ISLAMABAD - Parliamentary Committee on National Security (PNSC) has agreed to link the Nato supply resumption to immediate cessation to the drone attacks and delete some of the clauses of the 40-point recommendations it submitted to the parliament.
Afrasiab Khattak, Fazlur Rehman, Sardar Mehtab Ahmad Abbasi, Mushahid Hussain Syed and Farooq Sattar attended the meeting, which restarted scanning the proposals. It was decided to allow the medicines and food items supply to Nato forces in Afghanistan via Pakistan.
It was also agreed that clauses pertaining to mechanism of granting permission to the foreign intelligence operatives and spies operating in the country in guise of defence-related contractors would also be deleted. Similarly, the clause relating to the doling out airbases to some foreign country for operation against any neighbouring state would also be omitted from the proposals. Sources in the committee informed The Nation that it was the consensus view of the members that the parliament should draw the broader contours of the overall foreign policy of the country while the rest of the job should be left to the technical people to deal with.
It was also decided that the parliamentary overview on the country’s foreign policy should be made a permanent feature and any future agreements with any state would require clearance from the parliament.
In the parliamentary parties’ heads meeting in Prime Minister’s House Thursday night, it was decided that the PCNS should have informal sessions to evolve consensus on all the proposed recommendations and present the amended draft before the joint sitting of the parliament by April 5. All the parties agreed on levying heaving tax on the Nato containers and making them subject to strict scanning and clearance, provided the other conditions for Nato supplies restoration are met.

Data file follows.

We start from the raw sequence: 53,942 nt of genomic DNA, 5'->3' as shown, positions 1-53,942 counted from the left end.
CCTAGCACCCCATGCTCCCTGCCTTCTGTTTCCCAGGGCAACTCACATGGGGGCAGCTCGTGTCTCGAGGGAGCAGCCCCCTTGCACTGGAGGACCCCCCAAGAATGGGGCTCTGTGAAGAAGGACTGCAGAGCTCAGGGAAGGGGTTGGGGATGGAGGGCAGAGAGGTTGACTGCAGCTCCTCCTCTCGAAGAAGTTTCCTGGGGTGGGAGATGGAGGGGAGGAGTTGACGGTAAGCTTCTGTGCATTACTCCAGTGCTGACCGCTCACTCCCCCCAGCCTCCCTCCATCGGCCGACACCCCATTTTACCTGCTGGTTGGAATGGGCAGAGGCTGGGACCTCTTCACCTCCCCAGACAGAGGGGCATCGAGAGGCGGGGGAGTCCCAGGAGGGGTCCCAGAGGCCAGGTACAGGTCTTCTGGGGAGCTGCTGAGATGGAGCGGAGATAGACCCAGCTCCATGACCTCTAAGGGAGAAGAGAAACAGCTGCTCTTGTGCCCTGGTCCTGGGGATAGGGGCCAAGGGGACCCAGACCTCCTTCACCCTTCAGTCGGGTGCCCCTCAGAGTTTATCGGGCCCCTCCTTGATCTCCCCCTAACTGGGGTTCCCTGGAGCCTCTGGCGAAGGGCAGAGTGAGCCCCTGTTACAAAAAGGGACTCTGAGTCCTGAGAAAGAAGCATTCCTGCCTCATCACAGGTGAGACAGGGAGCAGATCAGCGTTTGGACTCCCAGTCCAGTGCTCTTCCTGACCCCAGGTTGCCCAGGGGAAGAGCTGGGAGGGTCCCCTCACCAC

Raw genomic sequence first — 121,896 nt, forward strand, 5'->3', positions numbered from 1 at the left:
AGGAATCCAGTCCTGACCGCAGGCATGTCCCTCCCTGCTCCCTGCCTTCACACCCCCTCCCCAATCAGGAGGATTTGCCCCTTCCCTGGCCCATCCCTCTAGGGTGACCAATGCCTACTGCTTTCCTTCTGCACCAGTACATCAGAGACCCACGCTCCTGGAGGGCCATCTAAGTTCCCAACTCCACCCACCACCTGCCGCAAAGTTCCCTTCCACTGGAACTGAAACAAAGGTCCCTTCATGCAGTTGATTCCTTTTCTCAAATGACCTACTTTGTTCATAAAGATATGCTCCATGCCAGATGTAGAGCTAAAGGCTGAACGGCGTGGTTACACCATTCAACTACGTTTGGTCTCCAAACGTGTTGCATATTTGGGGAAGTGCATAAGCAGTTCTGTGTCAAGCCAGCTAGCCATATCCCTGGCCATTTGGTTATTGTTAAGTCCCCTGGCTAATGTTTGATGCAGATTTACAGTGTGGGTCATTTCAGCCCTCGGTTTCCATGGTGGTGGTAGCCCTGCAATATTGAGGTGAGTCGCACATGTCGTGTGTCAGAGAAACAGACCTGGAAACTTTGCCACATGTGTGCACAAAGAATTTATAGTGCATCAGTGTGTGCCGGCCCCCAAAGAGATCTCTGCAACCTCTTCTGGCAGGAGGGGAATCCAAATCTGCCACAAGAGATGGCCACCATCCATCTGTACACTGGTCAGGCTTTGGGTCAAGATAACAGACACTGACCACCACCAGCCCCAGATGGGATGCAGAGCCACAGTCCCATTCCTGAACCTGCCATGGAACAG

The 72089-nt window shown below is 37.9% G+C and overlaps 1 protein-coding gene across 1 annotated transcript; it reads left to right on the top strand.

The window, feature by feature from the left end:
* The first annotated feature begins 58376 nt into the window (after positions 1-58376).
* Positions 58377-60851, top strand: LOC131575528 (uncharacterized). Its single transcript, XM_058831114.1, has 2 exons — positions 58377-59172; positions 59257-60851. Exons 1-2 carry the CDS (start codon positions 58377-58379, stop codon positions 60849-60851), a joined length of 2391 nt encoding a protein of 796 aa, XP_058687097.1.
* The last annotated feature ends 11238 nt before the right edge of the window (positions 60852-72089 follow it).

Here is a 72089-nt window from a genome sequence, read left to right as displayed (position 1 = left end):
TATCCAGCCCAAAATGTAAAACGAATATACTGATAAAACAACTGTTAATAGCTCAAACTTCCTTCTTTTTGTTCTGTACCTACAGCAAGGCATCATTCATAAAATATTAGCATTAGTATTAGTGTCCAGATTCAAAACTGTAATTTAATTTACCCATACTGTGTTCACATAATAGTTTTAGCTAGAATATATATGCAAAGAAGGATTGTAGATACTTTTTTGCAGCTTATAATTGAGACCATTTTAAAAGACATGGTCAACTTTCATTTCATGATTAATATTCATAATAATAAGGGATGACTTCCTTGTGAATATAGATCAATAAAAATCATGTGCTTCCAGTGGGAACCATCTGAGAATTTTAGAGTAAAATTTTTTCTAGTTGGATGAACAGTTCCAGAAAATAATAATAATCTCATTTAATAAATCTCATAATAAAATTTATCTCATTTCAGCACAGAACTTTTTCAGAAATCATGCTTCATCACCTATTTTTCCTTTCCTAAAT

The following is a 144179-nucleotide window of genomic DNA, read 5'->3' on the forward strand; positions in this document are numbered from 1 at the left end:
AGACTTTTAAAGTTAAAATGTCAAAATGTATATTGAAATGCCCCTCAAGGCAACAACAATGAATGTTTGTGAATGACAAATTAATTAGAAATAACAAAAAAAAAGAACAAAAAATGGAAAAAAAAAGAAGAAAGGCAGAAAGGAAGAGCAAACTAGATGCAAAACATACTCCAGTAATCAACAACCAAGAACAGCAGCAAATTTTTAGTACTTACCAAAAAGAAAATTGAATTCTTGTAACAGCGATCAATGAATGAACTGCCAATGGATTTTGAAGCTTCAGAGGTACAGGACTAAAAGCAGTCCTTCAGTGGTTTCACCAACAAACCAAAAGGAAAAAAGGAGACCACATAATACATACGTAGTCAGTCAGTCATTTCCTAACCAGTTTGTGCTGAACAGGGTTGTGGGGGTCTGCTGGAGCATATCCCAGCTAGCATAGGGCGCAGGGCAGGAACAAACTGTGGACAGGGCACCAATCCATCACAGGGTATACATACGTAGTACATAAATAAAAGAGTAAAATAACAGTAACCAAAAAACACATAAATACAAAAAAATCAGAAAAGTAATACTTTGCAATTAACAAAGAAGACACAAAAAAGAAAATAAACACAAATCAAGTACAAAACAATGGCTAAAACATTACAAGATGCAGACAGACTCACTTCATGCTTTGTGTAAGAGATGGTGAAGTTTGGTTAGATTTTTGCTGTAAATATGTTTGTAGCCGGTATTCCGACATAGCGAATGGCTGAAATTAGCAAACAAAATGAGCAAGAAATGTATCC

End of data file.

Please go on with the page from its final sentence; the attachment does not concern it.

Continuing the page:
Talking to media persons after the meeting, PCNS Chairman Raza Rabbani said that the committee would meet on daily basis to build consensus among the political parties on the proposed recommendations.
To another question, he said that the committee was not bound by any deadline and April 5 was a tentative date for completion of their task. He added as soon as they evolved consensus, the recommendations would be tabled before the parliament for approval.
He also observed that committee would try to make the amended draft acceptable to all the parties and their support for redrafted recommendations would be ensured prior to laying them before the joint sitting.
JUI-F President Fazlur Rehman said the committee would continue its efforts to draft the recommendations in light of the aspirations of the nation. He termed restoration of Nato supply, permitting foreign intelligence operatives inside Pakistan and handing airbases to foreign forces as contentious issues, adding that the opposition parties wanted clear-cut rules in this connection. He stressed that Nato supply should not be restored as people had strong reservations over it because Pakistan by joining the international war on terror as an ally has suffered losses of billions of rupees and thousands of lives.
Fazl said that they have been assured by competent and responsible authorities that so far no assurance to United States was given on the reopening of Nato supplies or other related matters, and that the final decision would be taken in the light of the redrafted PNSC recommendations. He further said that they would not let anyone use the platform of the parliament to fig-leaf the weaknesses of the rulers.